TikTok is turning everyone into a micro-celebrity

TikTok is so popular that it’s making everyone seem popular on it… which is bad news for people who are actually popular.

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TikTok is turning everyone into a micro-celebrity


The Future. TikTok is so popular that it’s making everyone seem popular on it… which is bad news for people who are actually popular. While that reality may seem elitist (and TikTok has propped up several unexpected and refreshing creators), the economic implications — payouts from ads and brand deals, consistency of views, every social platform’s race to mirror TikTok — could make a creator’s career unsustainable.

When everyone’s famous, no one’s famous
According to The Information, TikTok is minting everyone as a professional creator.

  • Since TikTok’s algorithm optimizes the platform for entertainment rather than social networking, any user can go viral overnight thanks to the For You Page — a phenomenon TikTok wants to happen, according to COO Vanessa Pappas.
  • But, since only 14% of a creator’s views come from their followers (according to an insider), the creator’s viewership overall can be wildly inconsistent.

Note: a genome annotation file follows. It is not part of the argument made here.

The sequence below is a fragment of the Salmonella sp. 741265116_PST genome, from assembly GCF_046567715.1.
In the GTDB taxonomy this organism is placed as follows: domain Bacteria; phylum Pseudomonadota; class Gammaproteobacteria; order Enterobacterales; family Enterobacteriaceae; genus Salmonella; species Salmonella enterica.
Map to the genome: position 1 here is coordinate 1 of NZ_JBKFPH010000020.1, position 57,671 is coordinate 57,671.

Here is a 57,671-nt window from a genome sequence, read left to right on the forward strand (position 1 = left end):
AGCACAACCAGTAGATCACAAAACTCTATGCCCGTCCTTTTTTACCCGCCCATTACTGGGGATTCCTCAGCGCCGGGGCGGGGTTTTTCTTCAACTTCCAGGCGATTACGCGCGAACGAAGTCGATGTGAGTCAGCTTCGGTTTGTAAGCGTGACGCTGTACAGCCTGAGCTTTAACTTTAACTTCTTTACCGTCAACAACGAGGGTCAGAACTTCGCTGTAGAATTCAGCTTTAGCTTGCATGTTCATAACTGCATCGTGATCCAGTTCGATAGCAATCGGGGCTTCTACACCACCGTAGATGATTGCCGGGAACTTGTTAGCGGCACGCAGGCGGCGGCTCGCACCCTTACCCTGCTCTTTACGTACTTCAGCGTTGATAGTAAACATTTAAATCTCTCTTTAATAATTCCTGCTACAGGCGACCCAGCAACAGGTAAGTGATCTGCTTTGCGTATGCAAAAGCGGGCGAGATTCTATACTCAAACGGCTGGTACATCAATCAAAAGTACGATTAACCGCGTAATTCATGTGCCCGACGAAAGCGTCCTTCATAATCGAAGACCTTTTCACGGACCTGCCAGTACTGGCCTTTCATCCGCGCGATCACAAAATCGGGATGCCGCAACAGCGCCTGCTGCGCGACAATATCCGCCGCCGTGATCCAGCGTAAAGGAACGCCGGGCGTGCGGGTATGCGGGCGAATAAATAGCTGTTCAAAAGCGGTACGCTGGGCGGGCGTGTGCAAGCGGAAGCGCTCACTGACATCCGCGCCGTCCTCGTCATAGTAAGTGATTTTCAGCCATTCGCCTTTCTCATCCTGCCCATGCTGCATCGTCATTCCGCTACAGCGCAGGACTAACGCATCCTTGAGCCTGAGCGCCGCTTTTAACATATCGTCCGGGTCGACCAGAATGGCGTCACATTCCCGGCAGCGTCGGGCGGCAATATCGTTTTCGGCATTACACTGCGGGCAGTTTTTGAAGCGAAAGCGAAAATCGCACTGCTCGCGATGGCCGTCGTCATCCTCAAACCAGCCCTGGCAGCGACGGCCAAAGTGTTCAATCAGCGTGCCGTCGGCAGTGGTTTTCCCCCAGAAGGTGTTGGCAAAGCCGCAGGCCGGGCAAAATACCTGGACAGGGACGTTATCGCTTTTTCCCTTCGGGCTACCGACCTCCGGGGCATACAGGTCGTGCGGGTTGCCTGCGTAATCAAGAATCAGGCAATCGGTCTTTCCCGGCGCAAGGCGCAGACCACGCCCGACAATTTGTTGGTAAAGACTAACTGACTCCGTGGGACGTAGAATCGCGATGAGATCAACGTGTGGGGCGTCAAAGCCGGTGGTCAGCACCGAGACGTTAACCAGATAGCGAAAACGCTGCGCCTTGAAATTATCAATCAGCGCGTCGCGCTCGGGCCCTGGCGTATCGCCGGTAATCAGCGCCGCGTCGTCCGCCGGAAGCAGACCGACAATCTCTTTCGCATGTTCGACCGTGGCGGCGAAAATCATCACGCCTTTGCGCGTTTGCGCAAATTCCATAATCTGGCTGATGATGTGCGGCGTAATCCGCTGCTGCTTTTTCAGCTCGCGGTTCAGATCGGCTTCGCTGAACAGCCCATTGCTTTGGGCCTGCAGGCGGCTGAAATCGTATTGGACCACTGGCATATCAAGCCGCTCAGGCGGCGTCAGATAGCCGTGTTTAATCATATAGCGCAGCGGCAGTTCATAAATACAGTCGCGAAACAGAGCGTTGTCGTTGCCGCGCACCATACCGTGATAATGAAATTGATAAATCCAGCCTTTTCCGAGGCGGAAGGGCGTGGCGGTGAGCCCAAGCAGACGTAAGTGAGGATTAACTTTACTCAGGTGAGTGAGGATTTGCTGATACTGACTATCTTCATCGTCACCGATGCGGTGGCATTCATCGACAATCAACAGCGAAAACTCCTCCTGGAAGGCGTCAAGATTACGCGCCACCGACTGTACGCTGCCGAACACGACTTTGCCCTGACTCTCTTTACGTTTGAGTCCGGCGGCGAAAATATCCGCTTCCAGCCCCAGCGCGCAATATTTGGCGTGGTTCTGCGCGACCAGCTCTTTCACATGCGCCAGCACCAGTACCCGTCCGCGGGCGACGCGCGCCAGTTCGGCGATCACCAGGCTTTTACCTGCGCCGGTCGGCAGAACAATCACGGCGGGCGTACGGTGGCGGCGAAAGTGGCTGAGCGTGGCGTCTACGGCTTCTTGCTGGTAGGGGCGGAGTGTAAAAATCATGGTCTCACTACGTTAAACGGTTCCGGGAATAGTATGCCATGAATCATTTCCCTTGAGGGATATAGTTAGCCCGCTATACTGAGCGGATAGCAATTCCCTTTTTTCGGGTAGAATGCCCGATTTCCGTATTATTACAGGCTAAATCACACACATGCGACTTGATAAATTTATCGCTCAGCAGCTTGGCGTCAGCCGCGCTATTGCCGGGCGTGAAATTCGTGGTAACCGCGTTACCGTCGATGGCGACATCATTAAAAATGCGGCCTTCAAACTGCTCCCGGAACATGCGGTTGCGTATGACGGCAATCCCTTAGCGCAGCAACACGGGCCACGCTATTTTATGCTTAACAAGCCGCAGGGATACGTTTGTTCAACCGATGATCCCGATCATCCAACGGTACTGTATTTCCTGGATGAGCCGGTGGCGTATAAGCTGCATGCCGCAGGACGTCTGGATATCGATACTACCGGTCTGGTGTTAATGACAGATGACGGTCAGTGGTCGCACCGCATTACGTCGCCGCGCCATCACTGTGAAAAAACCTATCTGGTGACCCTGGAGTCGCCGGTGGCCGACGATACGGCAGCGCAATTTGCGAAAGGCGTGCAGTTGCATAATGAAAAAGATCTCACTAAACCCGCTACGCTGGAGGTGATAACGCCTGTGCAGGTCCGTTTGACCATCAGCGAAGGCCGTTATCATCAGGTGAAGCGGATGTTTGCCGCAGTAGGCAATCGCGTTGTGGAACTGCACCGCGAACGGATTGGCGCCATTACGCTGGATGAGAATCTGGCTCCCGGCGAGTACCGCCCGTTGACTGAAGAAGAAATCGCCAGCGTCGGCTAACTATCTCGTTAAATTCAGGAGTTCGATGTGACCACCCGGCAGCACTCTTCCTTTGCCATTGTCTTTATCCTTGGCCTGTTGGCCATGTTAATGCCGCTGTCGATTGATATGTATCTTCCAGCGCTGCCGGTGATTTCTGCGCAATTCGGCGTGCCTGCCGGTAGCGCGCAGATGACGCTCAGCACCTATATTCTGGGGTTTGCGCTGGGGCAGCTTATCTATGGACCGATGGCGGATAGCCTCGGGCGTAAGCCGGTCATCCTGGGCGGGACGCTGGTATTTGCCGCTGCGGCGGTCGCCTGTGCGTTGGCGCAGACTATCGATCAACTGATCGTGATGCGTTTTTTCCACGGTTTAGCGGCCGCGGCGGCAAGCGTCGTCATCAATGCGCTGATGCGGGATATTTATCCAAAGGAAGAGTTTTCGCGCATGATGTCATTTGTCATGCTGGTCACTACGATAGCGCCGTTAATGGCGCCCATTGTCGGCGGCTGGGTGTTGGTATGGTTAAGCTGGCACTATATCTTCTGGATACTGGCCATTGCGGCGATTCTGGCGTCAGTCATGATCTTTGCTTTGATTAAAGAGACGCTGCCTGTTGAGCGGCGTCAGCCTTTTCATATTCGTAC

• So, someone may have a million followers on TikTok — and there are more users with a million followers than on any other platform — but it may not be a good indicator that they are “influencers.”

That fragmentation of popularity dilutes the impact of creators who are actually popular (never mind the quality of the content being produced). Brendan Gahan, the chief social officer at creative agency Mekanism, says that TikTok has developed “inflation essentially within the creator economy.”

Influencers with no influence
That fleetingness and inconsistency of view is a major reason why creators on TikTok make significantly less than on other platforms, even though TikTok is now the largest and most popular social platform. Influencer-marketing firm NeoReach reports that American creators earned an average of $1,674 per month, compared to $4,118 on YouTube and $3,853 on Instagram.

This could potentially become a bigger issue as every major social platform is working overtime to remake itself in the image of TikTok. That’s understandable. (Although, there really only can be one TikTok.) But that could spell bad news for creators trying to grow a consistent following… and a semi-consistent living.

David Vendrell

Born and raised a stone’s-throw away from the Everglades, David left the Florida swamp for the California desert. Over-caffeinated, he stares at his computer too long either writing the TFP newsletter or screenplays. He is repped by Anonymous Content.


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